Young Boy Compensated for Failure to Diagnose Pregnancy Complications

A young boy, who now suffers from severe spastic diplegic cerebral palsy, has been awarded an interim settlement of compensation by the High Court of Dublin.

The young boy and his twin were delivered in October 2010 at Cork’s University Maternity Hospital  by an emergency Caesarean Section. However, whilst the boy’s brother was declared healthy, this boy suffered foetal distress in utero and as such was weak after delivery. He was then diagnosed with spastic diplegia cerebral palsy.

The twins’ mother, acting on behalf of her second child, made a claim for medical negligence compensation for the failure to diagnose vasa praevia complications during her pregnancy. Vasa praevia is a condition in which the foetal blood vessels are near the internal uterine opening, putting them at risk of rupturing during labour. The woman, who has remained anonymous but is known to live in Midelton, Co. Cork, alleges that earlier scans revealed that one of the placentas was low-lying, one of the critical indicators of vasa praevia.

Both the Health Service Executives (HSE) and Cork University Maternity Hospital – against whom the allegations were made – denied that they were liable for the birth injury. They claimed that it was not standard practice to conduct further scans or tests to eliminate the risk of vasa praevia complications. Despite this, both parties agree to pay an interim sum of compensation without admitting guilt.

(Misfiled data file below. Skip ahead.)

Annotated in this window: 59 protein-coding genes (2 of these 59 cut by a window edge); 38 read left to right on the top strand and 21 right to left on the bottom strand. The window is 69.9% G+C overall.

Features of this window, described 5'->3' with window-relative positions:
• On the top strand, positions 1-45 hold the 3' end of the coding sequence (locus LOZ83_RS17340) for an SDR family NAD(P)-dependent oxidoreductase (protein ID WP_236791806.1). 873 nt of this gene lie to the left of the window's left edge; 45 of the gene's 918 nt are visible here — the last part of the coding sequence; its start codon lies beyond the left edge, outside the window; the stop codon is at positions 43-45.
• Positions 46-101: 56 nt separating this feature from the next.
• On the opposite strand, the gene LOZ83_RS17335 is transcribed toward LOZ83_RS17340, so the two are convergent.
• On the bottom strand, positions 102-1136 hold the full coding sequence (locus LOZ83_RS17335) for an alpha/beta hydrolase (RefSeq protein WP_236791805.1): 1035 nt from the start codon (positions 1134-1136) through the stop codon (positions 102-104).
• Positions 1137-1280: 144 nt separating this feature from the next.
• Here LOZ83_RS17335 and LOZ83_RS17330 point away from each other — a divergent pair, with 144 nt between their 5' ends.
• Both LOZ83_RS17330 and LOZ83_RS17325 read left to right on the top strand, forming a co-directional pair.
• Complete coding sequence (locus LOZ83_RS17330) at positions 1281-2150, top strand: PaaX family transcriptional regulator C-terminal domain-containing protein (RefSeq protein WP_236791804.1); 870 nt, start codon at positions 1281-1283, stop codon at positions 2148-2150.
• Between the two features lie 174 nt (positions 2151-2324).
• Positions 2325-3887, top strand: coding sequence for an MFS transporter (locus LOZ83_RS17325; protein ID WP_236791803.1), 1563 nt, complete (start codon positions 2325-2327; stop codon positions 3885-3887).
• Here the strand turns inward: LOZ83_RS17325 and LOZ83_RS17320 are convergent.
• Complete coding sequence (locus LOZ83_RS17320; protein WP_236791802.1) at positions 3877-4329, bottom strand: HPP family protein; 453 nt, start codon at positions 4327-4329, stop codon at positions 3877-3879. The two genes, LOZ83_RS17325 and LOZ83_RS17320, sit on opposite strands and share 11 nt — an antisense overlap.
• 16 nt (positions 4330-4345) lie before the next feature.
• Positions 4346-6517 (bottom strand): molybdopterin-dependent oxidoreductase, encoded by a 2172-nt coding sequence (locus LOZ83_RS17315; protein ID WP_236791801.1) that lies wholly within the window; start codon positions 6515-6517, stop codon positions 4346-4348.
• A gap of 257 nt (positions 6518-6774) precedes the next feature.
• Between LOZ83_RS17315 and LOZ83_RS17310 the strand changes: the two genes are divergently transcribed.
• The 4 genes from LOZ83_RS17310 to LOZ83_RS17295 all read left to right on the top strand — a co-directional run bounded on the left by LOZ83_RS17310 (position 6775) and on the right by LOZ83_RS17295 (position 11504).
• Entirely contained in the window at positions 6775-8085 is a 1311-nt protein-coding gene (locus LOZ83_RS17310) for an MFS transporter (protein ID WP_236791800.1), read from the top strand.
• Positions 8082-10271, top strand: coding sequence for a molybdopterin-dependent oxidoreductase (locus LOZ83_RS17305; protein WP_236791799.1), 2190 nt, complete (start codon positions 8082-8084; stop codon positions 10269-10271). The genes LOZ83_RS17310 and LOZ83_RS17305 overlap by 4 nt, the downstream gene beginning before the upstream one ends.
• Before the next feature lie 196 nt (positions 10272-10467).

As the claim was made on behalf of a minor it had to be approved by a High Court judge before any settlement could be awarded. The approval hearing was held earlier this week at the high Court of Dublin, where the judge was told about the circumstances of the pregnancy and birth and what could have been done to prevent the boy’s injuries.

The court was also informed of the young boy’s progress in spite of his difficult condition. In 2014, he received a National Children of Courage Award. His friends and family had also raised funds for him to fly to the United States for selective dorsal rhizotomy surgery, which allowed him to walk for the first time. However, he still requires therapy for speech and language acquisition.

The interim settlement was approved by the High Court. The case was then adjourned for five years, after which an additional assessment will be conducted.

Posted in Childbirth Negligence in Ireland